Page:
"We''ve experienced significant increases compared to 2001-2002, when (rail rates) were very depressed," said Mark Huston, director of transportation for commodity trader Louis Dreyfus, which moves much of its grain exports by rail. Huston said that rail freight rates have increased some 35-40 percent since that time. "Those (early) numbers look cheap in comparison. Overall they''re up significantly, and maybe we''re not going back to those years."
Some shippers say they already are having a tough time coping with price increases.
"It''s not like we can pay four to five times more to move freight - the margins just aren''t there for us," said Dale Farmer, senior distribution manager for BP Solvay''s polyethylene division. "We''re stuck with the railroad and the bulk trucking network that we have. With trucking capacity tight, and rail service very poor, we''re trying to balance as best we can. Giving more money to the railroads doesn''t necessarily translate to better service, as we''ve seen in the past."
Finding the equipment to meet the demand has become an even bigger priority this year for carriers.
"I think it''s going to be the granddaddy of all equipment shortages, at least as I''ve seen in my 20 years," said Bob LeGrand, intermodal director for truckload carrier Werner Enterprises. "In areas that we handle freight with a single drayman, single railroad, or type of equipment, we''re having to use multiple drivers, railroads and equipment to cover our capacity needs. There''s definitely a lot more work involved at the operations end in procuring and getting moves completed for our customers."
LeGrand said there''s "more pressure than ever" for rate increases from the railroads and from the drayage side of the intermodal move. He said he''s already seen impacts on rates after protests and strikes by intermodal drivers at California ports last month and it is all affecting Werner''s ability to move loads.
"Two years ago, a shipper could call and say they''d like a load picked up today, and we could do that. But it''s harder and harder in this market. Now we need at least 24-plus hours notice to provide the capacity."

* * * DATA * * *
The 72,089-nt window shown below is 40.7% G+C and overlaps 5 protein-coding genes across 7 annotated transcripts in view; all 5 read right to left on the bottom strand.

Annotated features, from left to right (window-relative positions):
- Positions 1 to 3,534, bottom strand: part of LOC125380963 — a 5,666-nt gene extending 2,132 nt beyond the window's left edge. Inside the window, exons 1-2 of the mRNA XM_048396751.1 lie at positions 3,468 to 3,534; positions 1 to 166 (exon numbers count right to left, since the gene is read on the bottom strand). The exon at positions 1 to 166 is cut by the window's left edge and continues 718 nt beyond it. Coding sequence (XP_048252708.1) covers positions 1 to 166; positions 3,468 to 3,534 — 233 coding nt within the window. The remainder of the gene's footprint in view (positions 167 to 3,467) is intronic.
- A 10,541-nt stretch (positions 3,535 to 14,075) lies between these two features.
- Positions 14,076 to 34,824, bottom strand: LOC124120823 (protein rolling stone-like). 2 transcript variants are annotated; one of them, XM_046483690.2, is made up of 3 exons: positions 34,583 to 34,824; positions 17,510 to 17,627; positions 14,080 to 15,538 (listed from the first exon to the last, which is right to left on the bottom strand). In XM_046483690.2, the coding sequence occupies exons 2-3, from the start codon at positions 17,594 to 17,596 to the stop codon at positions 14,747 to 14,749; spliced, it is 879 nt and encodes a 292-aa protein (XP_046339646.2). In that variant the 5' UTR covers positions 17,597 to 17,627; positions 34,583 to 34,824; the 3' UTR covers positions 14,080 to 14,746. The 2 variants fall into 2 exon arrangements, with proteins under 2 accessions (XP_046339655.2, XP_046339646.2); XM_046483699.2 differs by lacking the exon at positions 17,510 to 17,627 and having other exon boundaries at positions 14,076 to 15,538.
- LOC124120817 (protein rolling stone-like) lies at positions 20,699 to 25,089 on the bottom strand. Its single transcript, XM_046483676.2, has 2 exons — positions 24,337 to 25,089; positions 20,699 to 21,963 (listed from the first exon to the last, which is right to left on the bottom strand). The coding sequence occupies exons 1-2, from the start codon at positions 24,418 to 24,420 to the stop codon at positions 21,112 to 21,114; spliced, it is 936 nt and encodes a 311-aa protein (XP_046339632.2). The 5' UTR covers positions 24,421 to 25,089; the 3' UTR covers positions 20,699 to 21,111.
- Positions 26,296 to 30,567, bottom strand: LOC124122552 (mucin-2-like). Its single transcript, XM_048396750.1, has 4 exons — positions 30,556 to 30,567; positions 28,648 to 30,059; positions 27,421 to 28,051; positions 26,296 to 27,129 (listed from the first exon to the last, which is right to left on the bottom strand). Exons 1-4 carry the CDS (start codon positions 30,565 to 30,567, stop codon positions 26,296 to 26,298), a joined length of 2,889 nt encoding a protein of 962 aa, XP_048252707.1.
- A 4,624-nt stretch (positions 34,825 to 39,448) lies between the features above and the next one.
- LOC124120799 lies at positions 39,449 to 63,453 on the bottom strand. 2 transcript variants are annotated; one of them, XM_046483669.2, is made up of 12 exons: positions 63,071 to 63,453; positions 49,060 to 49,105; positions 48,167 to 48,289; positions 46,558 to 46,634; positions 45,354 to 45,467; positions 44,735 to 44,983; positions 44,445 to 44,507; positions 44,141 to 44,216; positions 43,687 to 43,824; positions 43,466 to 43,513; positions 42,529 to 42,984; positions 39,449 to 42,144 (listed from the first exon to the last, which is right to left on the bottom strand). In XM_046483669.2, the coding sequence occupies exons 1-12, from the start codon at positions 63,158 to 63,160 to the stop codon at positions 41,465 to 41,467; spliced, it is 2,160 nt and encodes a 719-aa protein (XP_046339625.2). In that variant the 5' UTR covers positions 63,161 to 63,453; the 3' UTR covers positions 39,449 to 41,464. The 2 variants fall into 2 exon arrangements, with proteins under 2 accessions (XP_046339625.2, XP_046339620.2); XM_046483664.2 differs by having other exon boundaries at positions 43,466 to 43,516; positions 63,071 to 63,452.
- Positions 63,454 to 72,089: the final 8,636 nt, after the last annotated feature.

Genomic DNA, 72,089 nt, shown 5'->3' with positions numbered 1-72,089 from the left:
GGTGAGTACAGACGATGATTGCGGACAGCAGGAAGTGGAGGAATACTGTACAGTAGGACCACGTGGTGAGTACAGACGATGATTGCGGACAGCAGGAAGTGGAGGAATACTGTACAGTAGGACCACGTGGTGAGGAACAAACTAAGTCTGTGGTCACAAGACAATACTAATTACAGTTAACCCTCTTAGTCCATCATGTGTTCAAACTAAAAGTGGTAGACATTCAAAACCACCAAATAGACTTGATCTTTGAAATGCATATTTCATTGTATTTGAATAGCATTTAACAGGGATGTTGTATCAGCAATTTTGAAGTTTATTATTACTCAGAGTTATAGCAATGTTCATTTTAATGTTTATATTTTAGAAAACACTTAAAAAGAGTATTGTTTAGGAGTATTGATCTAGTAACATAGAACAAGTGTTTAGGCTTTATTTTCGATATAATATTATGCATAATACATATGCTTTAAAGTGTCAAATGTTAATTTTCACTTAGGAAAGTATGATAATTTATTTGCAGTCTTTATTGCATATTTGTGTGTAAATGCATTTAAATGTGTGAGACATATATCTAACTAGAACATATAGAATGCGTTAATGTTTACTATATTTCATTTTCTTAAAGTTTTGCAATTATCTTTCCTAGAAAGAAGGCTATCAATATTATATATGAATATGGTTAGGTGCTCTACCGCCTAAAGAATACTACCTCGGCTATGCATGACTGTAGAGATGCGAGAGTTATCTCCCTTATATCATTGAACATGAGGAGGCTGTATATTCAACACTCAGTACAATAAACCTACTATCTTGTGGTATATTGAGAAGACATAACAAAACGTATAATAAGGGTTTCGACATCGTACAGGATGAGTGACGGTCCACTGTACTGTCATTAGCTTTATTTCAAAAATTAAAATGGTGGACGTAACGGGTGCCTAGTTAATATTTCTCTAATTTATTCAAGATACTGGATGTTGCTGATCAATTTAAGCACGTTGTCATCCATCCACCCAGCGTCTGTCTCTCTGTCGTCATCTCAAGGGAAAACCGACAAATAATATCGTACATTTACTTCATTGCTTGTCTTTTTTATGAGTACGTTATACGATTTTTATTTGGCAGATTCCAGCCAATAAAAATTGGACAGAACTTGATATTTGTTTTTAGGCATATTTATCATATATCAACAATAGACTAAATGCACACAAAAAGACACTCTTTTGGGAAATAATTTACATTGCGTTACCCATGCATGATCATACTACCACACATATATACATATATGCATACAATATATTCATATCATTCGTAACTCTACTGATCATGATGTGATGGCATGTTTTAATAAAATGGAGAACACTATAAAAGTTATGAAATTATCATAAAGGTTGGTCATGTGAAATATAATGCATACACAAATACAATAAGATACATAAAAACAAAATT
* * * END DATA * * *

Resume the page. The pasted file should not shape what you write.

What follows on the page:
But it shouldn''t affect Werner''s ability to get a higher price for its services.
"We believe Werner and others will fully pass these costs along to customers by the third quarter as the tight truckload market creates some of the best industry fundamentals in 20 years, with carriers walking away from customers not willing to pay for fuel surcharges," said James Valentine, transport analyst for the Morgan Stanley investment firm.
Even railroads, notorious for their inflexibility - will go beyond price increases in dealing with the capacity crunch this year. CSX, which has had almost as many problems moving freight this year as UP, will be making changes affective June 28 to simplify and improve on-time train performance throughout its intermodal network. Certain intermodal terminals and trains will be designated for containers only and will expand the use of doublestack trains, while other terminals and trains will handle trailers only.
"We anticipate strong import and export activity in the second half of 2004, and this program positions CSXI to handle that growth through our East Coast and West Coast ports," said Jeff Provow, assistant vice president-International. Container-only will include Charlotte, N.C.; Mobile, Ala.; Nashville, Tenn.; New Orleans; Portsmouth, Va.; Buffalo, N.Y.; Philadelphia; South Kearny, N.J.; Detroit; Evansville, Ind.; and the Hulsey terminal in Atlanta.
CSX said service will be discontinued in some lanes, nearly all of which are secondary corridors with light customer use. In some lanes, schedule cutoffs and availabilities will change. "Our goal is to have the new plan in place before the fall traffic peak, ensuring the service quality customers expect during this prime shipping period," said Mike Parrotta, CSX assistant vice president-parcel/motor carrier.
But BP Solvay''s Farmer said the real test will be when the Christmas season surge combined with the fall grain harvest actually kick-in.
"We''re all looking to see whether this will be a ''perfect storm'' in the transportation industry, or if the carriers will have recovered and truckers have adjusted to new hours of service regulations. Hopefully within the next three months both will have made significant progress, or else it could get real ugly out there."
Priced to Move?
Priced to Move?
Copyright 2004, Traffic World, Inc.